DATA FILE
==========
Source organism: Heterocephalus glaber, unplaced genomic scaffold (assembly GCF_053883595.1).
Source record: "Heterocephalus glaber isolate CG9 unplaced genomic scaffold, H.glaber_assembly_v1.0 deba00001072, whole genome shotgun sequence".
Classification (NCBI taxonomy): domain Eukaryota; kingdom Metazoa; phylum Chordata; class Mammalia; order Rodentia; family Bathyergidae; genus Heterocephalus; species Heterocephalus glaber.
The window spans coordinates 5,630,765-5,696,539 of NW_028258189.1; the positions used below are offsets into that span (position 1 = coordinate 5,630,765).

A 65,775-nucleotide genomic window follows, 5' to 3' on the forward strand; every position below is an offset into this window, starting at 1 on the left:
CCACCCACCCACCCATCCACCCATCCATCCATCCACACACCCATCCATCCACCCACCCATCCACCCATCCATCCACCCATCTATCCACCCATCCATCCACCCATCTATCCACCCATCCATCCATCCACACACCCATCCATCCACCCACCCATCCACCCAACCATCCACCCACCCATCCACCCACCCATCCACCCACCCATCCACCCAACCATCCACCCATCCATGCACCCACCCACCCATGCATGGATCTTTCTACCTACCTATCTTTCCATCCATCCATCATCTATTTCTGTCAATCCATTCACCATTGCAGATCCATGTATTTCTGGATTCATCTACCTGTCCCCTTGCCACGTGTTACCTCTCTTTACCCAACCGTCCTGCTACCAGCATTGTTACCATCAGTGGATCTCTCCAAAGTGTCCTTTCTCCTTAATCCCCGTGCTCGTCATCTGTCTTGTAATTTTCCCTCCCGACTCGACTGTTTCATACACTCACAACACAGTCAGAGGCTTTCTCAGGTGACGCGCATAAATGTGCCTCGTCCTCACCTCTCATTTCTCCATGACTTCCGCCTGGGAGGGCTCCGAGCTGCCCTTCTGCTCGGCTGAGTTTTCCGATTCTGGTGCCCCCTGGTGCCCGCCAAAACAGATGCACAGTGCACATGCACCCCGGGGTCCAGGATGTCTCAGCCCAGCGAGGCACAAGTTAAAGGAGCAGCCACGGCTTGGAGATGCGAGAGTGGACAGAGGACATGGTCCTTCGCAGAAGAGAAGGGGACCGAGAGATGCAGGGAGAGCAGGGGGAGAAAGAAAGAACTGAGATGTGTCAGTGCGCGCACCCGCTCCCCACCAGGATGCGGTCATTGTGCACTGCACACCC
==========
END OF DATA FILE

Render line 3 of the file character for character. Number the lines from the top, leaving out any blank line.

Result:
Classification (NCBI taxonomy): domain Eukaryota; kingdom Metazoa; phylum Chordata; class Mammalia; order Rodentia; family Bathyergidae; genus Heterocephalus; species Heterocephalus glaber.